Hakea - Cultivation

Hakeas are excellent garden plants although some of the species native to Western Australia may be difficult to maintain for any length of time in areas of high summer humidity and rainfall (such as the eastern coastal strip of Australia). However, experience indicates that the western hakeas are more adaptable than western banksias and grevilleas in humid areas. In fact, Hakea is generally regarded as the hardiest genus of the Australian Proteaceae. Hakeas are useful for a number of purposes in the garden and the larger species, in particular, are excellent for screening. In addition, the flowers of all hakeas produce nectar and are excellent for attracting birds.

Proteoid roots   
Proteoid roots can often be seen by carefully removing a proteaceous plant from its pot, as shown here.
Photo: Brian Walters

Like most members of the Protea family, hakeas have a distinctive root system ("proteoid roots") consisting of tight groupings of many small "rootlets". These are believed to enable the plants to more efficiently take up nutrients from the nutrient-deficient soils where many of the species occur naturally. In cultivation this means that the plants can be adversely affected by fertilizers, particularly phosphorus. It is generally recommended that hakeas and other Proteaceae be fertilised only with low-phosphorus, slow-release fertilisers or not be fertilised at all.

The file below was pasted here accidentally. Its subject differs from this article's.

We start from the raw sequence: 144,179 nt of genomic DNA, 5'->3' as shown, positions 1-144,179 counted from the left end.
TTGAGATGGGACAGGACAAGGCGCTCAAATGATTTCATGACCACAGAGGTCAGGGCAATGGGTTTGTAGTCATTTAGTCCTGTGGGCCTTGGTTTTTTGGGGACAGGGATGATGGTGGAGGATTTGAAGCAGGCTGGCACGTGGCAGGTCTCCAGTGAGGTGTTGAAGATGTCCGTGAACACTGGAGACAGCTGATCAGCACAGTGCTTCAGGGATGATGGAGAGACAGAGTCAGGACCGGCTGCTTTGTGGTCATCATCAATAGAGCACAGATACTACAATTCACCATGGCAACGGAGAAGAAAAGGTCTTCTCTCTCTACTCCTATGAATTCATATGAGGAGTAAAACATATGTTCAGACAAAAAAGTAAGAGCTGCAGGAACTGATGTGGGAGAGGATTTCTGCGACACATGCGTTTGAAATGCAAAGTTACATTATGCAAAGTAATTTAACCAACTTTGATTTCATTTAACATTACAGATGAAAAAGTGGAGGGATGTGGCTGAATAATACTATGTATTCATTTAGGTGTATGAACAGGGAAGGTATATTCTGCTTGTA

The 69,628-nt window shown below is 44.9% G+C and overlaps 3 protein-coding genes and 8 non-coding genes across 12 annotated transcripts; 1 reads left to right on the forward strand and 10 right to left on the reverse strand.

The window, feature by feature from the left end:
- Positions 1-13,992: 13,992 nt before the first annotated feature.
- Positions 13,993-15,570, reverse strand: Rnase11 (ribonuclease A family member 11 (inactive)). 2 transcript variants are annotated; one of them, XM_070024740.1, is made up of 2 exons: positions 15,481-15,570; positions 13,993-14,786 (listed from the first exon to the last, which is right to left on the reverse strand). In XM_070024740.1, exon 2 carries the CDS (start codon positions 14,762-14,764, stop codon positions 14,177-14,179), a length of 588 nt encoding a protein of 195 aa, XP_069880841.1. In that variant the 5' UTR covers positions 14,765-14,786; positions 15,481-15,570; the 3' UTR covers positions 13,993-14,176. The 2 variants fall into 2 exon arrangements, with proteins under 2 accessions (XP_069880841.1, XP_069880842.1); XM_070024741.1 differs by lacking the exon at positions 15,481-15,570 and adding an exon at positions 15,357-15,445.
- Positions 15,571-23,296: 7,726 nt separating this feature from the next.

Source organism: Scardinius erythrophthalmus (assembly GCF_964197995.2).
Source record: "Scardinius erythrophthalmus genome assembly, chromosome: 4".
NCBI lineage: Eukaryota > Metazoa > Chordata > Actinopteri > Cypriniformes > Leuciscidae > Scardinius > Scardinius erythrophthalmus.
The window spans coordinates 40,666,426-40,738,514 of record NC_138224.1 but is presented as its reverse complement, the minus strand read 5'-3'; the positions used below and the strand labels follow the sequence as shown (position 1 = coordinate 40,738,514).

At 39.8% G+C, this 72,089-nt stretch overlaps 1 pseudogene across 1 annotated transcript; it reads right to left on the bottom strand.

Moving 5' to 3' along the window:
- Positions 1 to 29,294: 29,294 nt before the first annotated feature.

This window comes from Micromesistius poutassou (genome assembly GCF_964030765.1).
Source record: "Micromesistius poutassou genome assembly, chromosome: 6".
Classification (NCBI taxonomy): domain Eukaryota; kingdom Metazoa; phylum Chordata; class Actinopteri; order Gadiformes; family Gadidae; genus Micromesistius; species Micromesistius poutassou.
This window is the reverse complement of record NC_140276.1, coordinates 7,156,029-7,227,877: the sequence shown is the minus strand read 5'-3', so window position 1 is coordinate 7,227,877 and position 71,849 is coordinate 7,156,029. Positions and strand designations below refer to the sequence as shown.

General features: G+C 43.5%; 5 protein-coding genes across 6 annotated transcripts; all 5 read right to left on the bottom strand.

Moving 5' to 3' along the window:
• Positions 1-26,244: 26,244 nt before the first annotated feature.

Hakeas (in common with other Australian Proteaceae) perform best in well-drained soils and generally resent continually wet soils. Shallow clay soils can present problems but if garden beds are built up to 300-600mm, greater success is experienced. Hakeas are generally at their best in open, sunny positions although the plants will tolerate some shade but probably with reduced flowering.

Also in common with other Proteaceae, a number of Hakea species are susceptible to the root rot fungus, Phytophthora cinnamomi. The most dramatic effect of Phytophthora is the sudden demise in a matter of days of an apparently healthy plant. Improvement of soil drainage is the best means of minimising attack in areas where Phytophthora is known to exist.

Hakeas respond well to regular, annual pruning where about one-third of the plant is removed. This promotes branching and produces a plant with a bushy shape. Some plants can be cut back severly if they develop a "straggly" shape but others will not tolerate this treatment. If in doubt, always leave some green foliage on the plant.

There are few serious pests that attack hakeas. Borers may occasionally be a problem but will usually be noticed by the sawdust around the entrance to their tunnels. Inserting a piece of wire into the hole will often remove the pest, or the hole can be sealed with plastic wood. A variety of other pests such as caterpillars, sooty mould and scale may appear but they are no more of a problem on hakeas than on any other plant and can often be ignored, allowing natural control methods (eg birds) to operate. If treatment is necessary, conventional pest control methods are suitable.

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